Ben Johnson and Charles Bronson are among those doing the fencing on the way to Breakheart Pass.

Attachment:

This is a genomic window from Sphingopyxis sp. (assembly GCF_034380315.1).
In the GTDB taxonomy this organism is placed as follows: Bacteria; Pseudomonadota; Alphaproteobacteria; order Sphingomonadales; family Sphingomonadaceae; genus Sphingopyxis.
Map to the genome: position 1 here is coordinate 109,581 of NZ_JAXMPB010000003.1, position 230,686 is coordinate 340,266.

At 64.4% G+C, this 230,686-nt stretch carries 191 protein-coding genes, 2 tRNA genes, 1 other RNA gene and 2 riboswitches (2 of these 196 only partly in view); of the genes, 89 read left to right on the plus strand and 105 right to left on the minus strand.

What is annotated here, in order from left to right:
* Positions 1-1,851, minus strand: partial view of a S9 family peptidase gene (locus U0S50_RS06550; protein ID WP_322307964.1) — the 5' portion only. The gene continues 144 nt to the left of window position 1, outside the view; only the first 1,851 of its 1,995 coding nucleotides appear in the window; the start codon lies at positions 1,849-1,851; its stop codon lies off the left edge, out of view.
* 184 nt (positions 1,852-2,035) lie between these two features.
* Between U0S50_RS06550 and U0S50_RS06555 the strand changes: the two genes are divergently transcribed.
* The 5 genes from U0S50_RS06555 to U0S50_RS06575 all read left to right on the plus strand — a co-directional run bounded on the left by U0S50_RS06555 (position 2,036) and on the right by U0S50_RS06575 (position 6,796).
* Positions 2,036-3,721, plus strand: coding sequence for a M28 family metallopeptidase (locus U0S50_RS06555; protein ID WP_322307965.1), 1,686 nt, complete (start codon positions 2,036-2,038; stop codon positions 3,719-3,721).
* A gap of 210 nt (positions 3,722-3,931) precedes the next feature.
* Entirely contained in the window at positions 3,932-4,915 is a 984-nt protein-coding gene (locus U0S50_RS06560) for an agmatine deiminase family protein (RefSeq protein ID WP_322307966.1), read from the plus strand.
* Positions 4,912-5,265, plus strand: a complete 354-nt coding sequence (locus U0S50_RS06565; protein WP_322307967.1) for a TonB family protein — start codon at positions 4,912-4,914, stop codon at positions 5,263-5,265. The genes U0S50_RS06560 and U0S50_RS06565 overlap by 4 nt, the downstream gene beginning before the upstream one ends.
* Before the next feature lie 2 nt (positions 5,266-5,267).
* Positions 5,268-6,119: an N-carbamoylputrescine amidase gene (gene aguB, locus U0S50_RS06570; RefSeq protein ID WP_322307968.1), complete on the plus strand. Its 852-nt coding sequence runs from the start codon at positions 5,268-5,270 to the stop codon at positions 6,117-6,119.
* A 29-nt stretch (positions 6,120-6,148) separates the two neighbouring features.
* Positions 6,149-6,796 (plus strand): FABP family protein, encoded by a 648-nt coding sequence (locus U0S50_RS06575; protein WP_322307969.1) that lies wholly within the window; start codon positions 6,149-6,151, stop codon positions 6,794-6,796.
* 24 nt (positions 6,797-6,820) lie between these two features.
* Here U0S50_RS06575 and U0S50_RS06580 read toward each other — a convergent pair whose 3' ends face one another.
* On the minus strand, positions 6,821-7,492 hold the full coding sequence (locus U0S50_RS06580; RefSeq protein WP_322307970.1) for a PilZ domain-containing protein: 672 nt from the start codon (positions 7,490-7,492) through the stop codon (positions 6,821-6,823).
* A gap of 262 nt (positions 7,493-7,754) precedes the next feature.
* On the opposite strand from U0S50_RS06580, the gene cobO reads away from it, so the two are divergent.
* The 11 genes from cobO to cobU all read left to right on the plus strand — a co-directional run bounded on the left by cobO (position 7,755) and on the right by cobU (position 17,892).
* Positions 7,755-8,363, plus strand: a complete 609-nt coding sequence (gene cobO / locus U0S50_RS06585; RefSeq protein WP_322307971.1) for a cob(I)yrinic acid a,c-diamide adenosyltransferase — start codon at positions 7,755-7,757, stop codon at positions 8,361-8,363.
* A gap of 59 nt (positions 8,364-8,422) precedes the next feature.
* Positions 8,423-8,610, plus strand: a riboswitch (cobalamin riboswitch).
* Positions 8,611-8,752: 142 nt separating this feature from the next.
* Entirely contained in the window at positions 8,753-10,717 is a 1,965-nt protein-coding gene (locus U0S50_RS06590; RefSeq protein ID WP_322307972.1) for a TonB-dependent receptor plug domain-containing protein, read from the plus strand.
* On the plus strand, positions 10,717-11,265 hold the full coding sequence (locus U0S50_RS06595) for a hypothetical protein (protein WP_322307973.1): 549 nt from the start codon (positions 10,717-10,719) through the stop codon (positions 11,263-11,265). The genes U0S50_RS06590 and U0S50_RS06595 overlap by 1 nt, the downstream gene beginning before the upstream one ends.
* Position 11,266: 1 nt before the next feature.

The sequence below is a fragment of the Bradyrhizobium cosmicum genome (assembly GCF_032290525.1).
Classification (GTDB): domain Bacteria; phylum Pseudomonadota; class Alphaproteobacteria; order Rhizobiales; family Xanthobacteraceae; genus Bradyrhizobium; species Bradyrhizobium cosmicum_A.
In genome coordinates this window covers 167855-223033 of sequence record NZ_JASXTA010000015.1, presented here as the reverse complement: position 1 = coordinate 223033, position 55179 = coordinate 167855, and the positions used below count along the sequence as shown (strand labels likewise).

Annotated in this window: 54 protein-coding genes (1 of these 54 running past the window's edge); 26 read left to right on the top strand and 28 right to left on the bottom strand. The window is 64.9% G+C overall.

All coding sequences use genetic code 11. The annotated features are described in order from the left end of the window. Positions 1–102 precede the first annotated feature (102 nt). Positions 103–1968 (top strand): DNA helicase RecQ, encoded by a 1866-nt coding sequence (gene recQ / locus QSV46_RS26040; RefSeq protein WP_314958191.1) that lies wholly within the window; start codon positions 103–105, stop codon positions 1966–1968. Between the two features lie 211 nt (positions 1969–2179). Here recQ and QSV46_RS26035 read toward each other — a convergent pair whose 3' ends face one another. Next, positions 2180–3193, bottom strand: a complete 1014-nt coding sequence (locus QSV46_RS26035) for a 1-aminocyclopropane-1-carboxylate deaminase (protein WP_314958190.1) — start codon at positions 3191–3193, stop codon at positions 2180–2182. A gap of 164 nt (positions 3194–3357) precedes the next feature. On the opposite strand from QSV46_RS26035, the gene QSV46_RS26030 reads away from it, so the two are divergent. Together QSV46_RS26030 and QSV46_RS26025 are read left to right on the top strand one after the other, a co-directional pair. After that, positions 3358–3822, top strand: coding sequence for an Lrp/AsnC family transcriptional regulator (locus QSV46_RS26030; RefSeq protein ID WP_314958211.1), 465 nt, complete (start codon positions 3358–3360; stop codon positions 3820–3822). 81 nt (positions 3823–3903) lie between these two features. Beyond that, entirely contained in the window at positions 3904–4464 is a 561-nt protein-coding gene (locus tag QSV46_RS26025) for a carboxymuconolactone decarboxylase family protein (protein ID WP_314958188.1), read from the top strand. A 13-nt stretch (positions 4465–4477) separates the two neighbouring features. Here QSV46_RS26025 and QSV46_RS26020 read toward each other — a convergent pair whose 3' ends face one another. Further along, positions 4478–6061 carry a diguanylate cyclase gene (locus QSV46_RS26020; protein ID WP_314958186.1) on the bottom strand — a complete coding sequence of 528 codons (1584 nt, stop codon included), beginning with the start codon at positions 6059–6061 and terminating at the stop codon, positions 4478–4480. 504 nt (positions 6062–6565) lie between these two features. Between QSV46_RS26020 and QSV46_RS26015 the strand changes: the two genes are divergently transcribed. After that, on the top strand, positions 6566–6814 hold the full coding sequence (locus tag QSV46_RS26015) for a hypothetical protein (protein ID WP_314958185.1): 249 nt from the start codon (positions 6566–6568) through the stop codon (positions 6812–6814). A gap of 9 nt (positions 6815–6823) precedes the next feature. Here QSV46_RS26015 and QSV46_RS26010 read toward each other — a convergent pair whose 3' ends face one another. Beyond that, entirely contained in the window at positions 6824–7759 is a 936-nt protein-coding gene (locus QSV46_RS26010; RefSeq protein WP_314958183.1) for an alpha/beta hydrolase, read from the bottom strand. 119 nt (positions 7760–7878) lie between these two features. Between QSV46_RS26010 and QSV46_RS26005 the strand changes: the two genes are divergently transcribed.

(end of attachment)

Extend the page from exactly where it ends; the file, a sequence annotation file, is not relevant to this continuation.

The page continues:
Most of Alistair MacLean’s books which were adapted for the big screen have something to keep you interested. While his writing was fairly formulaic, it’s not hard to see why so many of his stories ended up being filmed; they tend to have a cinematic quality in that the plots are definitely to the fore and the characters usually have a shadowy aspect that’s only gradually revealed. The biggest failing tends to be in the dialogue, his later work suffering especially. Breakheart Pass has a few such instances, when characters come out with lines that just don’t ring true in any way. Director Tom Gries had already directed a couple of very enjoyable westerns, the one of particular note being Will Penny with Charlton Heston. His shooting of the action scenes is hard to fault and, apart from the free-for-all finale, the fight atop the moving train is one of the best parts of the movie. Bronson and former light-heavyweight champion Archie Moore get to slug it out in an excellently choreographed scene that’s tense, exciting and real looking - no doubt the presence of the great Yakima Canutt, as stunt coordinator had something to do with it too. Of course, the aforementioned crash of the runaway troop cars is another of the big set pieces that’s both mesmerizing and horrifying. Furthermore, Lucien Ballard was on lens duty and, as you would expect, the photography of the outdoor scenes is quite spectacular. And rounding out the crew is Jerry Goldsmith, who provided another of his memorably upbeat scores that draws you in from the moment the title credits roll. As far as the acting’s concerned, Bronson is his usual laconic self, speaking only when there’s a need to but holding off on the physical stuff for long stretches. His character is no brainless lug and he plays him with restraint and enough thoughtfulness to make him believable. Although the wife was also in the cast there’s, mercifully in my opinion, no contrived romance to take the attention away from the twisty plot. Ben Johnson is always a pleasure to watch and just got better and better with age. His character isn’t the best defined one that he played but he still manages to make his mark on the movie - all his little gestures and his characteristic delivery keep reminding you that you’re watching a genuine westerner in action. Richard Crenna and Ed Lauter, as the Governor and the Major, have just enough oily charm and nervy anxiety respectively to keep the viewer guessing about their motives too.